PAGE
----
You can find all my sermons here. Actually, not just my sermons, but the sermons from my lay preaching team. And not just my sermons – all the talks I give that I can get my hands on. I collect them all here for you.
Below, you can also find the sermon previews I publish each Sunday.
They include the full manuscript of the sermon and the discussion guide for each message. If you’re going to join us at Catalyst Church on a Sunday, try reading the sermon before hand – it actually helps you engage more fully in the message!
You can also subscribe with these links:
JR. Forasteros - November 27, 2022
Home is Where God's Heart Is
From Series: "I'll Be Home for Christmas"
Christmas is a time we celebrate light and joy, peace on earth and goodwill for all people. But that can feel at odds with the state of our world. Advent is our chance to prepare to celebrate Christmas with eyes wide open. We're affirming that the world belongs to God - it's God's rightful home. And because of that, we can trust that God is not going to abandon the world - and certainly not us!
More From "I'll Be Home for Christmas"
Recent SermonsVIEW ALL
This time of year, nobody wants to be Scrooge. But the ba-humbug spirit is sneakier than we might think. John the Baptizer appears to us this year as the three spirits of Advent past, present and future to remind us what it looks like to be God's faithful people. Today, the question is: are we preparing ourselves for Jesus' arrival?
Ever feel like the world's ending? What comes to mind when you think of the apocalypse? Fire and brimstone? Sun blocked out and moon turning to blood? Bad news... right? Wrong. Somewhere along the way, we picked up the idea that God is going to abandon the world and take us all away. But that's wrong! The good news is that God loves the world - and home is where God's heart is. What does it look like for us to love the world the way God does?
'Curiosity' is not a word we associate with churches. Churches are more often known for quieting questions and insisting we 'just have faith.' But curiosity is a virtue - the most faithful people in Scripture were often curious. That's a good thing because God is bigger than any box we make, and when we choose to be curious, we often discover God in new and surprising ways. What does it look like for Catalyst to value curiosity?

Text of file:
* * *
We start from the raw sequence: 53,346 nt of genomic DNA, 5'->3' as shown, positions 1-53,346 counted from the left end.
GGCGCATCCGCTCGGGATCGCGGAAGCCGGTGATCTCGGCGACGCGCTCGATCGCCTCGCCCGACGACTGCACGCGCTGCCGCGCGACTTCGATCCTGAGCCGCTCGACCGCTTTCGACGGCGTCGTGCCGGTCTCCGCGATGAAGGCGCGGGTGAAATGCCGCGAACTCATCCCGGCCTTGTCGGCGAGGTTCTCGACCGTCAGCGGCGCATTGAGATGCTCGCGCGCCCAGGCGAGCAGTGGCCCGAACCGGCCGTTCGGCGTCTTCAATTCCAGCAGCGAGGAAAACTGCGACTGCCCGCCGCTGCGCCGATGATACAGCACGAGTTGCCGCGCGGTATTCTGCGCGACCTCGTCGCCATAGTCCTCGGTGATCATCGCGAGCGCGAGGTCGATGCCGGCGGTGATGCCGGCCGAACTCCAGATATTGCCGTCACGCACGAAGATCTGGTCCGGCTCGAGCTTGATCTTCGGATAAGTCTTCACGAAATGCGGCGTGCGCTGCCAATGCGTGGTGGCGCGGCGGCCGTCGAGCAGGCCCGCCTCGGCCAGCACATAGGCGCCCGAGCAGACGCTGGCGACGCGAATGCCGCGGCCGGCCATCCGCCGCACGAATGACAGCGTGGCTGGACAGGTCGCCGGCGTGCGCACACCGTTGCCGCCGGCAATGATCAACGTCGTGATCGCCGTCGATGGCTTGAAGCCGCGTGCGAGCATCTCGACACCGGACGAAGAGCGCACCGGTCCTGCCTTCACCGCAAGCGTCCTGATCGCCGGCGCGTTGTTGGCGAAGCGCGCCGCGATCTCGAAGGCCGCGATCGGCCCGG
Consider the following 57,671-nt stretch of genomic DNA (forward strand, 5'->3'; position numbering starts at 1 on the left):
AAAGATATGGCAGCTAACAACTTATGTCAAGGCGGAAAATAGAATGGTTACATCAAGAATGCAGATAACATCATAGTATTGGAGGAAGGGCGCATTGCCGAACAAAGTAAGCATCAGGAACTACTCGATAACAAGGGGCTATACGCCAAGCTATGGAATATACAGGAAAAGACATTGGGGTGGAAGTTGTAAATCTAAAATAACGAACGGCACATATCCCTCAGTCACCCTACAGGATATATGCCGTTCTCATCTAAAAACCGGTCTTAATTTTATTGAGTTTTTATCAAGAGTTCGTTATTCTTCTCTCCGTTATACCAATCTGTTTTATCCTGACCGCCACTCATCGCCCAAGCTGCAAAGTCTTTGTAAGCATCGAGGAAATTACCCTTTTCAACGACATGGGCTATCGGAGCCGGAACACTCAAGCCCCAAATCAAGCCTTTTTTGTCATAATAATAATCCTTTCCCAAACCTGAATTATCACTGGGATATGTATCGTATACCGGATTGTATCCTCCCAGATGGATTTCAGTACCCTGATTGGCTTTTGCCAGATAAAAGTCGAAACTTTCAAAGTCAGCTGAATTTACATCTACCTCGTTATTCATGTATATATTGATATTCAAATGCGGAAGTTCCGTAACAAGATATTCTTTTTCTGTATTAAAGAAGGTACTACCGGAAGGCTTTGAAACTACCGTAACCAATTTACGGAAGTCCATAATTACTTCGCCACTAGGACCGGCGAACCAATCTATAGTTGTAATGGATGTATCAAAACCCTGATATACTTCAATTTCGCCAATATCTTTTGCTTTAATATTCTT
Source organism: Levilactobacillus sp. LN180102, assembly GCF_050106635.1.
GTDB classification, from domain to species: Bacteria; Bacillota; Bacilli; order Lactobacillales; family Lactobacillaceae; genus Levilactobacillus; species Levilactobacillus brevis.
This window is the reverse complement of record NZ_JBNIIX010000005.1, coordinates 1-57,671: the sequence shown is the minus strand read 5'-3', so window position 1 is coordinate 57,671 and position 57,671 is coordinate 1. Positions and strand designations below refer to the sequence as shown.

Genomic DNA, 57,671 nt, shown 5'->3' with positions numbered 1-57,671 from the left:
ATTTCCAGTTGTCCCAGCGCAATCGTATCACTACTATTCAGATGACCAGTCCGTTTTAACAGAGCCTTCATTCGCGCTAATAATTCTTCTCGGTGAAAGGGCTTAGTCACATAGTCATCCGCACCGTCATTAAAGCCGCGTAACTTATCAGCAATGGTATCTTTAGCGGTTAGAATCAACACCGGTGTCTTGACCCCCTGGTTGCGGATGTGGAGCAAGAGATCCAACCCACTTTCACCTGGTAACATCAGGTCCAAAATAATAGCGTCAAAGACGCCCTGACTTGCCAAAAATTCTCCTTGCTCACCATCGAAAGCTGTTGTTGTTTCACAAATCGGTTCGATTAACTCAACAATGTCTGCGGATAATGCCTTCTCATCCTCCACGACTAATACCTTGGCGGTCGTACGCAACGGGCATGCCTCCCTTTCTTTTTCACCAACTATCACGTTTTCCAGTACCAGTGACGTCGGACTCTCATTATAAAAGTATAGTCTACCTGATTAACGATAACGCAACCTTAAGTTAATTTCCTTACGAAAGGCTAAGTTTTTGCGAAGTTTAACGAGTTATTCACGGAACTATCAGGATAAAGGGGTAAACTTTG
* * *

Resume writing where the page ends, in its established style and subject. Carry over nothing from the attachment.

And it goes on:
What does it take to become more like Jesus? The process of change for a Christian can take a long time, and it's not very glamorous. It's a lot like BBQ, actually. What can we learn from the process of "low and slow"? How can our faith flourish as deliciously as a perfectly smoked, 20-hour brisket?
Diversity is a buzzword these days, and it's not something churches are particularly known for. So what does it mean for a church to say we value diversity? Why does God care about diversity? And how does pursuing diversity help us know God - and heal the world - better?
At Catalyst, we believe that Friendship is the heart of Jesus’ good news. What does that mean? Friendship with God invites us to go beyond hospitality to seeking friendship outside our own spaces. What does that mean for us - both as individuals and as a church? PLUS: we’ll hear from our Mexico team about how they discovered friendship in Chihuahua!
What does it mean to be a Black Sheep church? How can we be faithful in a culture that doesn't fit? We review our time with Jeremiah, and hear one last promise. The call is overwhelming, so it's a good thing the God who calls us is even bigger!
Did you know the nursery rhyme 'Ba Ba Black Sheep' was about unfair taxation? That's right - we've been finding ways to protest unjust rulers since the first person exploited someone else. Jeremiah too critiqued the kings and priests who cared only for themselves. He promised a better ruler, a more faithful king was coming. So how does our relationship to Jesus help us spot the faithful leaders - and those who are working against God?
How do we NOT feel overwhelmed when facing the evils of the world? No wonder we have a tendency to silence or ignore those suffering - especially when we're powerless to help. Jeremiah teaches us that in times of great crisis maybe what we need to do is be silent and learn to lament. Because lamenting teaches us how to hear the voices of the crushed and marginalized. Lamentation is our pathway back to the people God created us and calls us to be!
Sabbath is one of those old-fashioned ideas we don't pay attention to much these days. After all, who can really afford to take a whole day off from life? In Jeremiah's day, the people's failure to keep Sabbath was the signal fire that they were faithless. Why is Sabbath so important? And what does it look like to keep Sabbath in our (way too) busy world? How is Sabbath an act of revolution?